AMAP: Tell us about how your ride with Meen Motorsports came about and how you’ve taken the team to new heights in AMA Pro competition.
BF: It all started off over the winter time when Ronnie Saner from Latus told Ameen Sajjadi to call me. We did tests at Chuckwalla a month or two after that. It’s a real small team with a tight budget, but he’s motivated to win and will do what it takes to do it. We don’t exactly have the newest or nicest looking rig in the paddock, but we’re not there to look good, we’re there to win. Most people want to be at the track to be there and look good, but our team’s not like that. We don’t care how we look. I like having a beater box van and kicking the butt of other people that have ten times the budget of us. It’s a big accomplishment to me.
AMAP: What are your expectations and goals for the remaining rounds in the 2012 season.
BF: For a start, getting on the podium would be awesome. We still have a little bit of work to do to win a race, but we have the ability to get on the podium. The next accomplishment would be to get a win. If we got a few wins and podiums under our belt and finished top-three in the championship, that’d be the biggest accomplishment for the team and me.
AMAP: What obstacles do you see ahead of you to be able to do that?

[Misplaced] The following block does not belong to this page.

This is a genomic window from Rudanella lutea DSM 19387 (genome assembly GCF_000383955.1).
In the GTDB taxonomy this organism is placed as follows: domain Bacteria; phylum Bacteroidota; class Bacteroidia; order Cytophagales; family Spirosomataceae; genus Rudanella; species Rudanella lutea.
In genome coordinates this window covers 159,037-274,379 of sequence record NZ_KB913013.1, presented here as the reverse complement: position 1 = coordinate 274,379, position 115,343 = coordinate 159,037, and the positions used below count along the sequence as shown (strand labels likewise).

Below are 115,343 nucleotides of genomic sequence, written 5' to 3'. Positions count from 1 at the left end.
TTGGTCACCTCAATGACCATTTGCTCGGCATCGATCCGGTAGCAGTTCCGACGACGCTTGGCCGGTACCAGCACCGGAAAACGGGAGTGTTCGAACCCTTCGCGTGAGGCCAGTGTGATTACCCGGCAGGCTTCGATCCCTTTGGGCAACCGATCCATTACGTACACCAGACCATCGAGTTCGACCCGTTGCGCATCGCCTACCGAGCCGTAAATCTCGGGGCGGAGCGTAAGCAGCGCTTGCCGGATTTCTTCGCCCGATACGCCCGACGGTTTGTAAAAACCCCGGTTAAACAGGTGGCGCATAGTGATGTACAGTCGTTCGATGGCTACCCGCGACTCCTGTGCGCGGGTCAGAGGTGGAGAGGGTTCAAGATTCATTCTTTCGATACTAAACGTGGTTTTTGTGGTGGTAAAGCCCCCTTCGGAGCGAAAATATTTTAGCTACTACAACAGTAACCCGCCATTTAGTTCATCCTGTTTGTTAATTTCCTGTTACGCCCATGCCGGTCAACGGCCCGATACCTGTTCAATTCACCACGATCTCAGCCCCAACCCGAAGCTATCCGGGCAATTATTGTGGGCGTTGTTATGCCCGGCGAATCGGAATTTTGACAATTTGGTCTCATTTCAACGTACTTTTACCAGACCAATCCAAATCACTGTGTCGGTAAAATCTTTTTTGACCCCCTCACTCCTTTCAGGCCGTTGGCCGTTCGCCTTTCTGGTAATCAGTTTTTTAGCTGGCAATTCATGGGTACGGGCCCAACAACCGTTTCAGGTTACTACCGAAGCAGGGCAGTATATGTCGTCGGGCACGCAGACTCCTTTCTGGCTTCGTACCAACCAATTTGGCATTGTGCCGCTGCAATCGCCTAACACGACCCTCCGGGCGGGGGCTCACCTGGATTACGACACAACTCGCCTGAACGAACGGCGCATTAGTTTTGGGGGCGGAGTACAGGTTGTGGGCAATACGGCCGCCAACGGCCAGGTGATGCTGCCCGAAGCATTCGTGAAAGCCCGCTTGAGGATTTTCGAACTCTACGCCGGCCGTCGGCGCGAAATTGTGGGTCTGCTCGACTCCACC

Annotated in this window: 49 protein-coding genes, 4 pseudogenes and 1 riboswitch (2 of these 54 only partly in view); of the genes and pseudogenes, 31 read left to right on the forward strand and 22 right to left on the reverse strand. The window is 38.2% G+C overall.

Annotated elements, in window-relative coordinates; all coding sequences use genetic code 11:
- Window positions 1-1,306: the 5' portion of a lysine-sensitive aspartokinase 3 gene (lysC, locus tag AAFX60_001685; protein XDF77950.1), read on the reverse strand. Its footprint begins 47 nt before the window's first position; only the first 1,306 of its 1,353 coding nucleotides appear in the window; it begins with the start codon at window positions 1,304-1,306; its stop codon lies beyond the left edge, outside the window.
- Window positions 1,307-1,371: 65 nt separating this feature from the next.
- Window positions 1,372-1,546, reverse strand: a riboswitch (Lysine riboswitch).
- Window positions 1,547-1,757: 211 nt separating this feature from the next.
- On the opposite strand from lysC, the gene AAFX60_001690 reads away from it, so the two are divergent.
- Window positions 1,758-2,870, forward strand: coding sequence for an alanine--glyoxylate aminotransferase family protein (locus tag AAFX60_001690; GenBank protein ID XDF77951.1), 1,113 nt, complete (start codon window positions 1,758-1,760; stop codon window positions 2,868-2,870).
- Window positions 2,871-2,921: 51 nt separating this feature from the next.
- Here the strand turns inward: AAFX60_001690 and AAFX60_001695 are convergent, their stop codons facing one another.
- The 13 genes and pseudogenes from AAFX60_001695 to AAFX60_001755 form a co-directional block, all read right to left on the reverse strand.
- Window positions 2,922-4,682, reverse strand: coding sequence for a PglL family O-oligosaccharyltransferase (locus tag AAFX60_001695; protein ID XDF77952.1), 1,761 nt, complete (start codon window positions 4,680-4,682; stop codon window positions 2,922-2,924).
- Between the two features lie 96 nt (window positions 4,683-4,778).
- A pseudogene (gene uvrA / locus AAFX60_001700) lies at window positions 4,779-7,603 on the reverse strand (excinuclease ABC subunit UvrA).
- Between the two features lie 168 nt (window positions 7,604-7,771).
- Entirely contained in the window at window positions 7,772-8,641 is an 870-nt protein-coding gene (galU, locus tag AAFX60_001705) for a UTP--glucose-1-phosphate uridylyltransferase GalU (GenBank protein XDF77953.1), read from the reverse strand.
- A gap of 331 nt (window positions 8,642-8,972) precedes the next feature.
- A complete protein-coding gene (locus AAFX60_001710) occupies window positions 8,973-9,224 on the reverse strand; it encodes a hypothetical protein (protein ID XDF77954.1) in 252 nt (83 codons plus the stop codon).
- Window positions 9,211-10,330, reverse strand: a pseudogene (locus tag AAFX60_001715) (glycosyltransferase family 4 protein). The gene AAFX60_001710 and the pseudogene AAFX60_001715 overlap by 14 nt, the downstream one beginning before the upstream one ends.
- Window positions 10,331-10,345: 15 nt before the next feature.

BF: The main obstacle is qualifying and getting the bike setup. It’s hard to setup your bike when you go two seconds slower than when you actually race. It’s something in my head.. I don’t know if it’s something that changes my mind from qualifying to the actual race that makes me go so much faster or try harder. I always give it 100%, but it’s something that I need to work on. I think that’s my biggest obstacle. I’m in good shape. I have a personal trainer – Fred Merkle – old trainer from back in the day. I feel pretty fit. I’m a little heavier than some of the other riders out here, but I won’t sacrifice strength over weight. If I’m able to get my qualifying down, I see myself fighting for the win.
AMAP: What draws you to the sport? The thrill, competition or the speed?
BF: The competition. It’s exciting and makes you feel accomplished when you do well. I work a full-time job back home, but this is my passion. I know I was meant to do this. Beating the competition gives you the satisfaction of knowing you’re one of the best and gives you the motivation to push harder. A lot of people doubt me, and I see that, but I like to prove people wrong. I want to make my dad proud. He sacrificed a lot of house payments to get me to the track to win.
AMAP: Who would you say is your racing hero?
BF: You know, I really don’t look up to anybody. There are racers that I really like – James Stewart and Valentino Rossi are among the best. But there isn’t anybody that I think, “I want to be like that person.” It’d be nice to have a lot of money, but the best thing to me would be the best person you can be.
Bobby would like to thank all his sponsors for their support: Meen Motorsports, Yamaha, KTech, Graves Motorsports, Pilot, Moty Designs, Bazzaz, K&N Performance Filters, Galfer, Sharkskinz, Suomy, Sik Industries, San Jose Yamaha, Radiomedics.com, Kolor Werx Graphics